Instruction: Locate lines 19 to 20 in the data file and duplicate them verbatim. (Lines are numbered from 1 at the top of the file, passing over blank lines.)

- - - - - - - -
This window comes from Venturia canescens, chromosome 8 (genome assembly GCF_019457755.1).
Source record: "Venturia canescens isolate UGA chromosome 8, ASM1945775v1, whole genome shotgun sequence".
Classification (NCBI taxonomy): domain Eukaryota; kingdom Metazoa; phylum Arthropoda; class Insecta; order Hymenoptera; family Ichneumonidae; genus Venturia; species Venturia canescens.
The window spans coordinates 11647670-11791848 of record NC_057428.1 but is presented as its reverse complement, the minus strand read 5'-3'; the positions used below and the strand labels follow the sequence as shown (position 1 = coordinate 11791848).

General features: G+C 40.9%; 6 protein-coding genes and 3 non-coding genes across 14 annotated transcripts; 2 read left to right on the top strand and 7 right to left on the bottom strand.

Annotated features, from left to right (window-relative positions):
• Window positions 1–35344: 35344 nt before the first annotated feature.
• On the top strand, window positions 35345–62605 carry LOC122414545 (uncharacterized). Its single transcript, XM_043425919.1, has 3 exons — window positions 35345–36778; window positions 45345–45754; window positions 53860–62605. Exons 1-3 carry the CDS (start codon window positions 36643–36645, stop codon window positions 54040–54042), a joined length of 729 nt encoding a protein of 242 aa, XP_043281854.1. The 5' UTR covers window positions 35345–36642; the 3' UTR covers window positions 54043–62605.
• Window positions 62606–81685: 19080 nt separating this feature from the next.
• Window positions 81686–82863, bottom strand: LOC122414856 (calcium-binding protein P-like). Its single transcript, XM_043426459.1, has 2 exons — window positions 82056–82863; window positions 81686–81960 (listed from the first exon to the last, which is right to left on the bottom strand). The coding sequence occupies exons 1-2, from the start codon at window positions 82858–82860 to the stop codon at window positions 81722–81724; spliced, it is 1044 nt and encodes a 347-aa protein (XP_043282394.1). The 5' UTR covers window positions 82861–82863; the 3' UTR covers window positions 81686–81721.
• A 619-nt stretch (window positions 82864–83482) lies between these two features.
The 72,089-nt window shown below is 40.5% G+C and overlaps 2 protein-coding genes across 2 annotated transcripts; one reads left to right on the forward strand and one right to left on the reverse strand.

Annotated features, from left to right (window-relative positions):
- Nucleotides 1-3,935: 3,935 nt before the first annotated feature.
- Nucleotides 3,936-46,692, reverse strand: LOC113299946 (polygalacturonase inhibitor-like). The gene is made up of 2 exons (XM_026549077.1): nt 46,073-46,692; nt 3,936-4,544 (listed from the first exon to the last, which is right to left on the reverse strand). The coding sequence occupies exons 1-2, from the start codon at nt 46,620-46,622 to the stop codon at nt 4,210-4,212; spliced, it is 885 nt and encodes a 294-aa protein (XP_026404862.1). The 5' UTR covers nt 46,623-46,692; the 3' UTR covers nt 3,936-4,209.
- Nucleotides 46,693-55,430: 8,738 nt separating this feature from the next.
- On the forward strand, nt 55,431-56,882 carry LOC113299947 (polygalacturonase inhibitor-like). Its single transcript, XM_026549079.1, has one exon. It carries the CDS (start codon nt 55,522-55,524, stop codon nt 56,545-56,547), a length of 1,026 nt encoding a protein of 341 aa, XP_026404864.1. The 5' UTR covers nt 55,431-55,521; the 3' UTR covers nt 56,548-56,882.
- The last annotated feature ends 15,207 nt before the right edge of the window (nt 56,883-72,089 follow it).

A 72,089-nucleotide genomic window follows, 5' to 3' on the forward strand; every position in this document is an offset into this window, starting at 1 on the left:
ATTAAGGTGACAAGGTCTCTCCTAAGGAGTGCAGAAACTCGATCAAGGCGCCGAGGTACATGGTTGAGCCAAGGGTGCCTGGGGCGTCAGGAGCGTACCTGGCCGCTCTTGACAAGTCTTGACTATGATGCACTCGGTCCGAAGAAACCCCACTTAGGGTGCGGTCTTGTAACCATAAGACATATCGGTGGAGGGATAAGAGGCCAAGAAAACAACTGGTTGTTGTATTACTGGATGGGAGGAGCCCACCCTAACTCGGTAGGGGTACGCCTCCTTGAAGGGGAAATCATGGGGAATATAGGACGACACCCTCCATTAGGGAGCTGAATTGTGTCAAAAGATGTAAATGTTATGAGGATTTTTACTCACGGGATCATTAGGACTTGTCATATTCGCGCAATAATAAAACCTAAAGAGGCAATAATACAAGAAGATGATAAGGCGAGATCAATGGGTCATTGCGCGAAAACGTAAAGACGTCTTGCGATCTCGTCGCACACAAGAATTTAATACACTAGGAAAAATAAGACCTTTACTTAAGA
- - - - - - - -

A 72,089-nucleotide genomic window follows, 5' to 3' on the forward strand; every position in this document is an offset into this window, starting at 1 on the left:
ATTAAGGTGACAAGGTCTCTCCTAAGGAGTGCAGAAACTCGATCAAGGCGCCGAGGTACATGGTTGAGCCAAGGGTGCCTGGGGCGTCAGGAGCGTACCTGGCCGCTCTTGACAAGTCTTGACTATGATGCACTCGGTCCGAAGAAACCCCACTTAGGGTGCGGTCTTGTAACCATAAGACATATCGGTGGAGGGATAAGAGGCCAAGAAAACAACTGGTTGTTGTATTACTGGATGGGAGGAGCCCACCCTAACTCGGTAGGGGTACGCCTCCTTGAAGGGGAAATCATGGGGAATATAGGACGACACCCTCCATTAGGGAGCTGAATTGTGTCAAAAGATGTAAATGTTATGAGGATTTTTACTCACGGGATCATTAGGACTTGTCATATTCGCGCAATAATAAAACCTAAAGAGGCAATAATACAAGAAGATGATAAGGCGAGATCAATGGGTCATTGCGCGAAAACGTAAAGACGTCTTGCGATCTCGTCGCACACAAGAATTTAATACACTAGGAAAAATAAGACCTTTACTTAAGA